Living with death requires a certain mind-set. No one must deal with fear on a more regular -- indeed, daily -- basis than carrier-based pilots. Taking off and landing a wind-tossed warplane on a pitching deck in the dead of night -- night after night -- requires a suspension of normal human reactions. The members of the "Death Rattlers," a Marine squadron aboard the USS Constellation in the Gulf, are already at war, bombing antiaircraft sites in Iraq every week. They call these dangerous sorties "vuls," for "vulnerability windows." The Rattlers fill their downtime with smutty or gallows humor. They joked, mordantly, when a Navy F-18 pilot flew into a rocky wall at 600 mph while shooting through a gorge in Oman known to hot-dogging pilots as "the 'Star Wars' canyon." "He became a geological artifact," said one Snake (as the Death Rattlers call themselves), taking comfort that the dead man felt no pain.

Death and the enemy are to be mocked, often in crudely psychosexual terms. The all-male Rattlers refer to Iraq as "the Box." (Naval aviators, more politically correct than the Marines because women serve as aviators, avoid sexual connotations by referring to Iraq as "the Container.") The Rattlers readily admit they are afraid at times, but they exult in flying jets and their view of combat can be surreal. Capt. Dan (Knuckles) Shipley described antiaircraft fire on a night mission. "It looks like trails of beads," he said, making explosions with his mouth, "like fireworks. It's pretty, it doesn't seem real, and you've got to sort of wake yourself up to realize that you're being shot at."

Pilots, especially marine pilots, are an insular warrior caste. The average grunt has less psychic armor. For every three or four soldiers wounded or killed in battle, on average, one soldier has to be pulled off the front line suffering from combat stress. Among well-trained elite units, like the Army Rangers, the ratio is more like 10:1. But among conscripts thrown into heavy combat, the ratio can be more like 1:1. The Israeli Army discovered the cost of fighting with green troops during the Yom Kippur war in 1973. The Egyptians and Syrians attacked out of the blue on a day of religious fasting. Hungry, stunned Israeli reservists were pressed into action. Tank crews were assembled ad hoc. Men who had never seen each other drove into battle. By morning, many were dead or shellshocked.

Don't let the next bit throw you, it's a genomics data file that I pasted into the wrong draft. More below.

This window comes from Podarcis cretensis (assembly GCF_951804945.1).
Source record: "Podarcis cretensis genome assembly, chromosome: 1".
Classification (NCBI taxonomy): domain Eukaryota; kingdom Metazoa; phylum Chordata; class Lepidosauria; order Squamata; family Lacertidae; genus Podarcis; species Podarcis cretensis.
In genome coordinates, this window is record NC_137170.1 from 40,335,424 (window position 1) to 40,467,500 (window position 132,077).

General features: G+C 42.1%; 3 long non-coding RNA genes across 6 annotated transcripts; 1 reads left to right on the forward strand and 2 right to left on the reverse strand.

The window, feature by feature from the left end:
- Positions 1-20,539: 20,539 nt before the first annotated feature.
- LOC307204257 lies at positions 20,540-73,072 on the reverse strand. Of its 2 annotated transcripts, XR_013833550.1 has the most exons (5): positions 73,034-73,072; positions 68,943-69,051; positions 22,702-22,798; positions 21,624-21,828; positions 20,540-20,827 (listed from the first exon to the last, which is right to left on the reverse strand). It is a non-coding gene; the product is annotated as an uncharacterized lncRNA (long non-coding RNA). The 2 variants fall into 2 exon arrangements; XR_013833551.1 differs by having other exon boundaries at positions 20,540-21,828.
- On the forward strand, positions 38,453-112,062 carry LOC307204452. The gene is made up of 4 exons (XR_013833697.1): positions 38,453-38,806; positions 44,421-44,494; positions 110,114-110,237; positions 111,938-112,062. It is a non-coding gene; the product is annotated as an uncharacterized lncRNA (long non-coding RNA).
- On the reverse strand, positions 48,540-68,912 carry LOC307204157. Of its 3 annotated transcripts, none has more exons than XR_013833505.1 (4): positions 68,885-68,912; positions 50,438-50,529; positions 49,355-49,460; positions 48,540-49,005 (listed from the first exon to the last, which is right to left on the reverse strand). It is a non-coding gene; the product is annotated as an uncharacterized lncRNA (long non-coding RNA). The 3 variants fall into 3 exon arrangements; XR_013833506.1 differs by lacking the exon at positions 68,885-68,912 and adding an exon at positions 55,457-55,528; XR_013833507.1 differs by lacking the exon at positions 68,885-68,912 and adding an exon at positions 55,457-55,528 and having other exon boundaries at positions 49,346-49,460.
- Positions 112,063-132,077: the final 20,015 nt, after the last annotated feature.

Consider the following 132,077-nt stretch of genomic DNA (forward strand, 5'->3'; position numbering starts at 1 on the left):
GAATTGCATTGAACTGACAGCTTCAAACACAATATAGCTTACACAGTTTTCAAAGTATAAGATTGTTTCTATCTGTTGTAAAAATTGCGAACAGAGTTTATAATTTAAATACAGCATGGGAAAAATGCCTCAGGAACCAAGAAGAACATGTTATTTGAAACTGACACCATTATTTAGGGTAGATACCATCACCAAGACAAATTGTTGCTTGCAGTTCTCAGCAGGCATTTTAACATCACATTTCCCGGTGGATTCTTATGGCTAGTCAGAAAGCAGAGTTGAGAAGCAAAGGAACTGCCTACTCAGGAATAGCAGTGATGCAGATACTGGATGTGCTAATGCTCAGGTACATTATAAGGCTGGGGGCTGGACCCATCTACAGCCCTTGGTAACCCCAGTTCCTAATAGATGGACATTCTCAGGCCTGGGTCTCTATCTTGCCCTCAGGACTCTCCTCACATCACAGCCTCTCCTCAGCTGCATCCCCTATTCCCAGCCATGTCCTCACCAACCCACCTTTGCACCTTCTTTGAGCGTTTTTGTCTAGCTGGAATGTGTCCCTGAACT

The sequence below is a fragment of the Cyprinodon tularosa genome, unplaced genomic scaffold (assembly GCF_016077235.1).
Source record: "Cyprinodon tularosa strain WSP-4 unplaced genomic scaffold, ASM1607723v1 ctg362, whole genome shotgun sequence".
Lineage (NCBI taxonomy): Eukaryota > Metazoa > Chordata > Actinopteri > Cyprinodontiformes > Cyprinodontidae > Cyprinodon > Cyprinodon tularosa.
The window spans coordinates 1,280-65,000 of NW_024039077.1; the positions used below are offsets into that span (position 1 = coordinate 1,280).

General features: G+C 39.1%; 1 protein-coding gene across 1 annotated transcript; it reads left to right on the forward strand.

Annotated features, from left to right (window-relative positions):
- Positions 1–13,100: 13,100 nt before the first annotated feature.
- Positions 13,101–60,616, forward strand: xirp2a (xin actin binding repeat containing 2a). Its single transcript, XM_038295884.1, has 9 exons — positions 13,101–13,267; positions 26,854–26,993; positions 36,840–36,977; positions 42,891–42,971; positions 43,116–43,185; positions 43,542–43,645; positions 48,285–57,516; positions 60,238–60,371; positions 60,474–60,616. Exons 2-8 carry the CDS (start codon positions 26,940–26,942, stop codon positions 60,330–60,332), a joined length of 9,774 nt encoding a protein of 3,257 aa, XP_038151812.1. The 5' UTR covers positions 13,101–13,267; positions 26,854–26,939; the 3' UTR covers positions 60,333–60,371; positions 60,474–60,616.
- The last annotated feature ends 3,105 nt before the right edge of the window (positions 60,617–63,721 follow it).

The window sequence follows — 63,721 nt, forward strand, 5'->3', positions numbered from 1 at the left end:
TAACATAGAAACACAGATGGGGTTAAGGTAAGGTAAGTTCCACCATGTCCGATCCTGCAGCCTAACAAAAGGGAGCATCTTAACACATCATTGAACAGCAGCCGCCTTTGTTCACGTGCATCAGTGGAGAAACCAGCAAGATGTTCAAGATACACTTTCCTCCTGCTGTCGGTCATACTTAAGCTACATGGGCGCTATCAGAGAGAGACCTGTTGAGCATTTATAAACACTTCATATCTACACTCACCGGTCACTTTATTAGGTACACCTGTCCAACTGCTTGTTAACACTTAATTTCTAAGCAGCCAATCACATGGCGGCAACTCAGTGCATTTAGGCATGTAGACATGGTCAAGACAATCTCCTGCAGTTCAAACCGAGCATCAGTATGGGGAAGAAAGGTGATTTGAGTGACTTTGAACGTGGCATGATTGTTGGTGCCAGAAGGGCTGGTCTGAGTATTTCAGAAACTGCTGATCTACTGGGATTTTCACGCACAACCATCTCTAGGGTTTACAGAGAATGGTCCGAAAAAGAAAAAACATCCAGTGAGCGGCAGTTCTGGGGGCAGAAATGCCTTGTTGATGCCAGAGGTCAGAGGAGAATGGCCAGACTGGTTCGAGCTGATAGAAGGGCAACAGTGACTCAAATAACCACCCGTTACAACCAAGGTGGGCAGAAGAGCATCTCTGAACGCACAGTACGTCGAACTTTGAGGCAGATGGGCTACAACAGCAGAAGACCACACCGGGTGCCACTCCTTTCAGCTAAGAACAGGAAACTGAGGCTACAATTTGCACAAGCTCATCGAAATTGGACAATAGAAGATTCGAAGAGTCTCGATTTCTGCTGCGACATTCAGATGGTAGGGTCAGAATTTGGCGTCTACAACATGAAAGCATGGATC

The Israelis had been given a severe lesson in unit cohesion and training. Units that train together and stay together for long periods of time almost always fight better. This obvious lesson should have been learned in Vietnam by the U.S. Army, which rotated individual soldiers through units, always to the detriment of morale and fighting effectiveness. Some elite units are allowed to stick together today, but the Pentagon still replaces soldiers one by one in most regular Army divisions. To rotate entire units would require a larger force than Congress is willing to pay for, say the bean counters.

Soldiers do not have to be on the front lines to be afraid. In Kuwait, U.S. troops feel like sitting ducks for a terrorist attack with chemical or bioweapons (not unrealistically: British police believe that terror suspects recently caught with ricin, a lethal nerve agent, planned to poison the food of British soldiers). Even in the most storied outfits, like the Army Rangers and the Navy SEALs, some men wilt under fire. It is important that these men not be made to feel like cowards. Since World War I, enlightened military leaders have followed the teachings of Napoleon's surgeon in chief, Dominique Larrey. In tending to La Grande Armee through 60 battles in 25 campaigns during the early 19th century, Larrey had discovered that the best way to treat a shellshocked soldier was like any other wounded soldier. Give him sleep and decent food. Preserve his identity as a soldier. Do not disgrace him by treating him as a mental case or sending him to an asylum or even home for a rest. Get him back into the line as soon as possible. More often than not, this worked, reported Larrey.